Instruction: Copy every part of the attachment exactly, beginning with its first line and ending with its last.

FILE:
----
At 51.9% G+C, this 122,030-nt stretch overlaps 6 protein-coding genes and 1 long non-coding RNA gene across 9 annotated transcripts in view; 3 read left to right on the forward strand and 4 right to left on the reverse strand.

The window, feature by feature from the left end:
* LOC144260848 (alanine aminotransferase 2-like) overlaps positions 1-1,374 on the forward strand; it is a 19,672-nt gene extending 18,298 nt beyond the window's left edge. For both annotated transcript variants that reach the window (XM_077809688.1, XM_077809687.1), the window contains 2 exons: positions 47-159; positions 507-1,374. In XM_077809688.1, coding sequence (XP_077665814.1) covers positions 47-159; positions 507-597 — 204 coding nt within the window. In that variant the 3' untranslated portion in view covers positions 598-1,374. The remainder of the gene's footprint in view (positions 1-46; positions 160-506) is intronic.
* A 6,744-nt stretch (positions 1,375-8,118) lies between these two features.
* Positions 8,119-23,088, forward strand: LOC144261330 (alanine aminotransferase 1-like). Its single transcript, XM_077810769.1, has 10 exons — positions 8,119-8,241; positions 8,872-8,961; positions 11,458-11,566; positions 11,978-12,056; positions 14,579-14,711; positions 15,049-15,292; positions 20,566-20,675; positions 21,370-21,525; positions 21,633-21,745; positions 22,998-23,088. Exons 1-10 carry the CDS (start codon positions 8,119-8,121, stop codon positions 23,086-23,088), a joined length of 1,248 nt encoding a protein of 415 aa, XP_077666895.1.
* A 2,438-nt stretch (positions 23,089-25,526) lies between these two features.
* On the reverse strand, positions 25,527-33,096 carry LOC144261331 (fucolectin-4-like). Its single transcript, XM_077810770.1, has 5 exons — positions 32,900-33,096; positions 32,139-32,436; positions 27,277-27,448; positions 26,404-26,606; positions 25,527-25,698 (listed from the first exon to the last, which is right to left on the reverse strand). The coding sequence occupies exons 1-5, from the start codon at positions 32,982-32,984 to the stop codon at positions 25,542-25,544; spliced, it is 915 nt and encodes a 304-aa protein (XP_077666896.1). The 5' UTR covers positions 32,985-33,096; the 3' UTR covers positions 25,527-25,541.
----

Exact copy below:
At 51.9% G+C, this 122,030-nt stretch overlaps 6 protein-coding genes and 1 long non-coding RNA gene across 9 annotated transcripts in view; 3 read left to right on the forward strand and 4 right to left on the reverse strand.

The window, feature by feature from the left end:
* LOC144260848 (alanine aminotransferase 2-like) overlaps positions 1-1,374 on the forward strand; it is a 19,672-nt gene extending 18,298 nt beyond the window's left edge. For both annotated transcript variants that reach the window (XM_077809688.1, XM_077809687.1), the window contains 2 exons: positions 47-159; positions 507-1,374. In XM_077809688.1, coding sequence (XP_077665814.1) covers positions 47-159; positions 507-597 — 204 coding nt within the window. In that variant the 3' untranslated portion in view covers positions 598-1,374. The remainder of the gene's footprint in view (positions 1-46; positions 160-506) is intronic.
* A 6,744-nt stretch (positions 1,375-8,118) lies between these two features.
* Positions 8,119-23,088, forward strand: LOC144261330 (alanine aminotransferase 1-like). Its single transcript, XM_077810769.1, has 10 exons — positions 8,119-8,241; positions 8,872-8,961; positions 11,458-11,566; positions 11,978-12,056; positions 14,579-14,711; positions 15,049-15,292; positions 20,566-20,675; positions 21,370-21,525; positions 21,633-21,745; positions 22,998-23,088. Exons 1-10 carry the CDS (start codon positions 8,119-8,121, stop codon positions 23,086-23,088), a joined length of 1,248 nt encoding a protein of 415 aa, XP_077666895.1.
* A 2,438-nt stretch (positions 23,089-25,526) lies between these two features.
* On the reverse strand, positions 25,527-33,096 carry LOC144261331 (fucolectin-4-like). Its single transcript, XM_077810770.1, has 5 exons — positions 32,900-33,096; positions 32,139-32,436; positions 27,277-27,448; positions 26,404-26,606; positions 25,527-25,698 (listed from the first exon to the last, which is right to left on the reverse strand). The coding sequence occupies exons 1-5, from the start codon at positions 32,982-32,984 to the stop codon at positions 25,542-25,544; spliced, it is 915 nt and encodes a 304-aa protein (XP_077666896.1). The 5' UTR covers positions 32,985-33,096; the 3' UTR covers positions 25,527-25,541.